Over the last half-century, significant productivity gains in agriculture have protected the world from devastating food shortages and the threat of mass starvation. Water management, in both rain-fed and irrigated agriculture, was instrumental in achieving those gains. A key component in Green Revolution technologies based on fertilizer application and the use of high yield varieties, improved water management helped boost productivity - or output of "crops per drop" - by an estimated 100% since 1960.
The next 30 years will throw up new challenges. As world population grows - to an estimated 8,300 million in 2030 - agriculture must respond to changing patterns of demand for food, combat food insecurity and poverty in rural areas, and compete for scarce water with other users. To meet those multiple demands, says FAO, agriculture policies will need to unlock the potential of water management practices to raise productivity, promote equitable access to water and conserve the resource base. It proposes a strategy to "re-invent" water management in the agriculture sector, based on modernization of irrigation infrastructure and institutions, the full participation of water users in the distribution of costs and benefits, and the revival of flagging investment in key areas of the agricultural production chain.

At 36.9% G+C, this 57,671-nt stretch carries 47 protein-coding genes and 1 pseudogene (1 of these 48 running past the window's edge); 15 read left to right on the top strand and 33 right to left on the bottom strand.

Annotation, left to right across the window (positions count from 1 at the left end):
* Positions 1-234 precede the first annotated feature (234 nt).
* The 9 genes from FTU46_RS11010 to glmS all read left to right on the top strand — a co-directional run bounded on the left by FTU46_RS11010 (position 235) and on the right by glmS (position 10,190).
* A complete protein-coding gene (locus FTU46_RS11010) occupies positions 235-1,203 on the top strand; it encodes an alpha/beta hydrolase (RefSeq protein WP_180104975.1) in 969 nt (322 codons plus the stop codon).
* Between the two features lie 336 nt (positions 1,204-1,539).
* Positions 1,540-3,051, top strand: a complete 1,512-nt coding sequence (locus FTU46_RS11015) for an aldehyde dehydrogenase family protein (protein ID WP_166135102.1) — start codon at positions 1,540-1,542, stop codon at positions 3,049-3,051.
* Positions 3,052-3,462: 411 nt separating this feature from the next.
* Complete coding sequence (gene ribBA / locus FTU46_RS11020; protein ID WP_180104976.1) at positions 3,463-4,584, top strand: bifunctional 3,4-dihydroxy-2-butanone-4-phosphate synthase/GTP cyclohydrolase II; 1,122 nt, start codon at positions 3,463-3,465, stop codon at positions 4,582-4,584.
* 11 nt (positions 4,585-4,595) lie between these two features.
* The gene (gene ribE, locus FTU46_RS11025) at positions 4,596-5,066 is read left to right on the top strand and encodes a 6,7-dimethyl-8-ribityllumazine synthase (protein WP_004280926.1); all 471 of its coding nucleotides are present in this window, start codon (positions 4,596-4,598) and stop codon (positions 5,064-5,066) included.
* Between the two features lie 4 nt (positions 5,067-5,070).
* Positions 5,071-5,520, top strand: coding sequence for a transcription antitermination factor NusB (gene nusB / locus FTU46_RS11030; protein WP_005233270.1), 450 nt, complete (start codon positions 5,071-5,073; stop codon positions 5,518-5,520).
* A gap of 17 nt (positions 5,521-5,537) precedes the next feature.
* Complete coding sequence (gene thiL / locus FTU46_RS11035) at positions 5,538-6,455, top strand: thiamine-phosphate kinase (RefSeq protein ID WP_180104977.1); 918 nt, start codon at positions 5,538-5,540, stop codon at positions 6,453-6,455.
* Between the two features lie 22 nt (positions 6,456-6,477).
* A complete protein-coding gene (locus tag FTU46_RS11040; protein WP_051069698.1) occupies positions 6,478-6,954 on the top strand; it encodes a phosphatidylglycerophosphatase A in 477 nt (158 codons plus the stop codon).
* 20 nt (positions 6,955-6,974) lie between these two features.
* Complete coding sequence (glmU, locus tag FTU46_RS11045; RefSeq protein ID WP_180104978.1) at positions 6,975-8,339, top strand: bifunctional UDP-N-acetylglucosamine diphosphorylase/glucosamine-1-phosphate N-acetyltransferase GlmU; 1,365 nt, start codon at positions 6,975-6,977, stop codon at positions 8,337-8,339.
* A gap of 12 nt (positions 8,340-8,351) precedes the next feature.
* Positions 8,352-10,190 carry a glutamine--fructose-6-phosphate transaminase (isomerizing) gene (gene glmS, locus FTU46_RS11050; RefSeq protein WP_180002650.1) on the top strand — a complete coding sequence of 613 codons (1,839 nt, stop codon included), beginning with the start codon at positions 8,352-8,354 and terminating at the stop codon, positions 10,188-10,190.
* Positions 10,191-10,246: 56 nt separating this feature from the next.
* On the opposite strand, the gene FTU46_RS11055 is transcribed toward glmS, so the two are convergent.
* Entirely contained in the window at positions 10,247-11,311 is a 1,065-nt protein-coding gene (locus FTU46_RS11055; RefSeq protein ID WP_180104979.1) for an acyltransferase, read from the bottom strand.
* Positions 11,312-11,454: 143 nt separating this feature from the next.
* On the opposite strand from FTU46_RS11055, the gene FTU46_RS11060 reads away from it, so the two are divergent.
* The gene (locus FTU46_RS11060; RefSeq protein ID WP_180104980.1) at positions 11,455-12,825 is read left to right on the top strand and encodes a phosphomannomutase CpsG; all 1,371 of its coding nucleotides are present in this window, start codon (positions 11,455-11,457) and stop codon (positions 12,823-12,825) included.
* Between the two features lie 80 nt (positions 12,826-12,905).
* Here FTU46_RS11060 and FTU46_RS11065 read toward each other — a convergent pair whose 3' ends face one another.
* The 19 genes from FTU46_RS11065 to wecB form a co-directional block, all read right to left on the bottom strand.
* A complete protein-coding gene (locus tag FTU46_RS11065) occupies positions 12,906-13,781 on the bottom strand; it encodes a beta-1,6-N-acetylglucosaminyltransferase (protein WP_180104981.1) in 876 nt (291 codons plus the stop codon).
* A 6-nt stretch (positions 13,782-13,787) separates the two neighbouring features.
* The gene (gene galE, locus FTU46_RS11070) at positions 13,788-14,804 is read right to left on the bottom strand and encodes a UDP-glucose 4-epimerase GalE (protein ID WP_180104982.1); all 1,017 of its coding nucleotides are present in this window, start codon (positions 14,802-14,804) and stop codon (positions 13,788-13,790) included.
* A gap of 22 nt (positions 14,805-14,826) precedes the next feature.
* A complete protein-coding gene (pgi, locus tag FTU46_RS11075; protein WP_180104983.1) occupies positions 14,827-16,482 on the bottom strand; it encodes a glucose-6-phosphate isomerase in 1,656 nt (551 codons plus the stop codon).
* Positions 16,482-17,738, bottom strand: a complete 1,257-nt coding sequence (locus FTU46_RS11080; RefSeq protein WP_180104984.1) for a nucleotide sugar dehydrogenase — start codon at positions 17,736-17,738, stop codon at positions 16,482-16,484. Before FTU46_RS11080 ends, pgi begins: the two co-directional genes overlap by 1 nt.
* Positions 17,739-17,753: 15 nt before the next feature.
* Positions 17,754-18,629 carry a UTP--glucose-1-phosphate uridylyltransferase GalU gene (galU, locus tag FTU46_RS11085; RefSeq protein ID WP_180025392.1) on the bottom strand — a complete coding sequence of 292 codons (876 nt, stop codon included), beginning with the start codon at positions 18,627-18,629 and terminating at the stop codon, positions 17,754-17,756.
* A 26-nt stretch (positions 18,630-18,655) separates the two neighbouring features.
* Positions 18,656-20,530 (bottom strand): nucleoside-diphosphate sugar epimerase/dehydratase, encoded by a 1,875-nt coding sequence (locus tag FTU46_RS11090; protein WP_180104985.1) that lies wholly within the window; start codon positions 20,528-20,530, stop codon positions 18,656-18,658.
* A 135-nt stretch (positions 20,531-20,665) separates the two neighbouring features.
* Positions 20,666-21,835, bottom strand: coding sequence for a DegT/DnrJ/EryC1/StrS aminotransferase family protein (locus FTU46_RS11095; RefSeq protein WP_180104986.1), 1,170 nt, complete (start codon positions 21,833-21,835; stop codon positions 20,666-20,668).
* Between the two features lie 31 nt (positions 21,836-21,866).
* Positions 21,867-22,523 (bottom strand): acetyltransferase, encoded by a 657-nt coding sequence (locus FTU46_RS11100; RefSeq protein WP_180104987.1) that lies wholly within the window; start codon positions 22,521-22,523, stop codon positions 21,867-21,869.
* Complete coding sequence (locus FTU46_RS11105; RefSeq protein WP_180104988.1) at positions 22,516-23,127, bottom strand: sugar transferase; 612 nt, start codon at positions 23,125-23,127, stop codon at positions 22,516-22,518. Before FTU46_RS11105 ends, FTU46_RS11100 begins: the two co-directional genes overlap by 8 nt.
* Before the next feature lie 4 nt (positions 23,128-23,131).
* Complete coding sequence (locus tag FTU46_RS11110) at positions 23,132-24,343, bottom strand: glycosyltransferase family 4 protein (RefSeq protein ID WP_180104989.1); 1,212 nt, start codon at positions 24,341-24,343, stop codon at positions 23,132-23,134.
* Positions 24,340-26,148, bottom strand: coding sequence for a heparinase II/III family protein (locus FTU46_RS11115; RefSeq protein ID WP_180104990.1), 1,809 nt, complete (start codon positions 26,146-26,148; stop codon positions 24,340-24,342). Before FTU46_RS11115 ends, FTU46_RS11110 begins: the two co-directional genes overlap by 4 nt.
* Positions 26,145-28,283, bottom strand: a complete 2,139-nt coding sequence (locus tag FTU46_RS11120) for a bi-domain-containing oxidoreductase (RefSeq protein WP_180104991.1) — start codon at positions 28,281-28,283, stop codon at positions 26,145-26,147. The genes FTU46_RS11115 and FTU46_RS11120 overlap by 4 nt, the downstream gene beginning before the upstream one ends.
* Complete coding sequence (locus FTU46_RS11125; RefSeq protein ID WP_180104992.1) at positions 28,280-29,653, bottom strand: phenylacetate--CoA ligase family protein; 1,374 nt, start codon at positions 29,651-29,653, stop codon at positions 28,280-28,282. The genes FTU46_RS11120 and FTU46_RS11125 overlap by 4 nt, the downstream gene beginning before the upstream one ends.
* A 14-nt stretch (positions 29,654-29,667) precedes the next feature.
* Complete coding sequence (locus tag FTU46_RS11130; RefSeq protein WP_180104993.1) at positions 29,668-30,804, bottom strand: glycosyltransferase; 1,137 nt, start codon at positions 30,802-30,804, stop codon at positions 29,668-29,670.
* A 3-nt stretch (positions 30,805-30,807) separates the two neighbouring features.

Water for crops. The water needs of humans and animals are relatively small - the average human drinks about four litres a day. But producing the same person's daily food can take up to 5,000 litres of water. That is why the production of food and fibre crops claims the biggest share of freshwater withdrawn from natural sources for human use, or some 70% of global withdrawals.
FAO's recent report World agriculture: towards 2015/30 projects that global food production will need to increase by 60% to close nutrition gaps, cope with the population growth and accommodate changes in diets over the next three decades. Water withdrawals for agriculture are expected increase by some 14% in that period, representing an annual growth rate of 0.6%, down from 1.9% in the period 1963-1999. Much of the increase will take place on arable irrigated land, forecast to expand globally from some 2 million sq. km to 2.42 million sq. km. In a group of 93 developing countries, water use efficiency in irrigation - i.e. the ratio between water consumption by crops and the total amount of water withdrawn - is expected to grow from an average 38% to 42%.